Notice: The Random Musing is meant to amuse, pique curiosity, and add a bit of controversy by looking at issue from a completely different perspective. If you emote after reading the Random Musing, then it is working.
Rather than trying to get everyone on-board on using a national ID card as required by Department of Homeland Security (DHS) and causing major headache for all states with the Real ID Act, isn’t there a better solution?
As a risk manager, I believe that operational efficiency and effectiveness goes hand in hand with reducing risks to any organization. So, in that frame of mind, I present the following alternative:
A Federal Government Travel ID that is only required to travel on planes or to access a Federal facility.
Here are the benefits of a Federal Government Travel ID:
1. Centralized control – DHS has to love this
2. Uniformity – Why leave it to the states to re-design their driver’s license and non-driver identification card? Having one format will reduce training time and cost since TSA agents will have to study and recognize only one ID format rather than all 50.
3. Will allow seamless access to the holder of such Travel ID to all Federal facilities that are open to the public.
4. Lower Cost – All the state governors will thank the DHS for giving them a way out of spending millions of dollars to upgrade their computer systems to comply with the Real ID Act.
5. Public Support – I think people would not mind having the option of not getting a travel ID, if they don’t like the idea. It will also save them money and time, as they would not have to go in person to renew their licenses or identification card.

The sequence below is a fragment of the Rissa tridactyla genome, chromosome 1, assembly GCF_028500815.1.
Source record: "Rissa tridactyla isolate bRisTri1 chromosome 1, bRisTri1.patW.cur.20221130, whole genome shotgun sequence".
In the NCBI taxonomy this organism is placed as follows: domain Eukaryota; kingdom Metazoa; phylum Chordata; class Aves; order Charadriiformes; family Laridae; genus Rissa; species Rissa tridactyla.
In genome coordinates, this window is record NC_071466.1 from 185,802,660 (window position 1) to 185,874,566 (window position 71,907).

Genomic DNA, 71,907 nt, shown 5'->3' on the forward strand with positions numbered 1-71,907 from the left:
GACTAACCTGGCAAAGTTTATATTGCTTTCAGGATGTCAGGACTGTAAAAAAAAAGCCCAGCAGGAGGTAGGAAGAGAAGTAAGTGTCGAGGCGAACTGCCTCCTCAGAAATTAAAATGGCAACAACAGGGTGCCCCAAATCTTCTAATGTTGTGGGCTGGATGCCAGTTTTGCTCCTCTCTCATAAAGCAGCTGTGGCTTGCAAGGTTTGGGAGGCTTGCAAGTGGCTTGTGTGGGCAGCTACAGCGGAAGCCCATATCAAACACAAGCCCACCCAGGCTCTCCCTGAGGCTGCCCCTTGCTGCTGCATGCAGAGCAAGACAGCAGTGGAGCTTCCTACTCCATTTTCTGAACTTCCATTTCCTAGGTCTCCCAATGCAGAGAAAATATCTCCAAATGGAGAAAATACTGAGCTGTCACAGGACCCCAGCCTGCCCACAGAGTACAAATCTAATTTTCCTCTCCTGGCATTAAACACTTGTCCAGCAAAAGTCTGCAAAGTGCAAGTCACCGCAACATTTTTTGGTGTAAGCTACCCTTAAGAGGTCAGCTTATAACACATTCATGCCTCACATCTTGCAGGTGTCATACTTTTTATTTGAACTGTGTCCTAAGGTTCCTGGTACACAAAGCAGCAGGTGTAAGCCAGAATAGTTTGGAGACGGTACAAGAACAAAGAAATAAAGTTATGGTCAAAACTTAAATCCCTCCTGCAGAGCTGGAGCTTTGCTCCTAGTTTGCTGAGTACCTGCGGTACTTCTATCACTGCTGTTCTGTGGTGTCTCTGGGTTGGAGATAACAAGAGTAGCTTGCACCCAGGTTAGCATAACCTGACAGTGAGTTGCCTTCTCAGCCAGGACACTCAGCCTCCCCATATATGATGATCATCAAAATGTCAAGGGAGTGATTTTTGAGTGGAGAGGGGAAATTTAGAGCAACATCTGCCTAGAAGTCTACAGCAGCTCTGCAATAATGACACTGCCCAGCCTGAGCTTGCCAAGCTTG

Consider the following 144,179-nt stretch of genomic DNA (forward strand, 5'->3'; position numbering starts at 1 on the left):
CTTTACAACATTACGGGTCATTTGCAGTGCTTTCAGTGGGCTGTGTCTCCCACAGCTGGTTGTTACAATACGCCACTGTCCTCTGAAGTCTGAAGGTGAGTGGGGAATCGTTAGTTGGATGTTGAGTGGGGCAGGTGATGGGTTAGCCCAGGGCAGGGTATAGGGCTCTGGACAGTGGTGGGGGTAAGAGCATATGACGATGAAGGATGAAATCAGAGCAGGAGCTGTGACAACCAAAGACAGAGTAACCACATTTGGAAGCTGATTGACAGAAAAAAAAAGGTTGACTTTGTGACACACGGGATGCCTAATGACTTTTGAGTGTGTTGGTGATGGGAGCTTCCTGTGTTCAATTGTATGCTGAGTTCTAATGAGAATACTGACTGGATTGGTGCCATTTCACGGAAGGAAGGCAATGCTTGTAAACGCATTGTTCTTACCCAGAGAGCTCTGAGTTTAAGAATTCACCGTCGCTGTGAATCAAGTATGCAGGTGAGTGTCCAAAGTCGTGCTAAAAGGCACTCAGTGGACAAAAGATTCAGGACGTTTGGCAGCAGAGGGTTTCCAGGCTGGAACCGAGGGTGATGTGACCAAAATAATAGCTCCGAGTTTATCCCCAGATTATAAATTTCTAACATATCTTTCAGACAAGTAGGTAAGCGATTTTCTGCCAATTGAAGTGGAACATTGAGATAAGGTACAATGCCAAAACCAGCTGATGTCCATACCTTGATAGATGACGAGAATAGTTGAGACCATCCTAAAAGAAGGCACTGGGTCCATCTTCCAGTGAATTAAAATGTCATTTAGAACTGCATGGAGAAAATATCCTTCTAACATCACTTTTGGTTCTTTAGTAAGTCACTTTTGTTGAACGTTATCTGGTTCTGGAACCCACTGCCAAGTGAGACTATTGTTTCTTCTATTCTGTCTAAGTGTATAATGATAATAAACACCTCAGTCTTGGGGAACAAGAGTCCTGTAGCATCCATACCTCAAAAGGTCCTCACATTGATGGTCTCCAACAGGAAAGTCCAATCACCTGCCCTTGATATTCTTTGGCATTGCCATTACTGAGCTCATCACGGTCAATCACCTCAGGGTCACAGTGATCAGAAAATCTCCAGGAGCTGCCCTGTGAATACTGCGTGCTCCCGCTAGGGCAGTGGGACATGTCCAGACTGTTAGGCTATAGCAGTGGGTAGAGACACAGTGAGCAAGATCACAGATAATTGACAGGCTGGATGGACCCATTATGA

Am I just dreaming or whistling Dixie? Nope. The last time I checked, we already have a centralized Federal Travel ID that has your picture and all ten fingerprints.
It is called the U.S. PASSPORT.
Wow! What a wonderful concept. Isn’t that what a passport was invented for? To travel? Well, if the public is already accustomed to getting their picture taken, fingerprinted, filling out forms with their most personal data, and then having to go to a local passport office, wait a few hours, and pay $100 for a passport, why mess with a system that people already uses?
Remember, traveling on an airplane, like driving, is a privilege that we pay for. And as such, we will need to comply with the rules, no matter how absurd we think the rules are.
So, if you are upset at the security screening procedure at the airports, then understand that other are too. Therefore, rather than grinning it and bearing it, let your congress representative know just how you feel. That's the correct way to exercise our rights under the 1st amendment.
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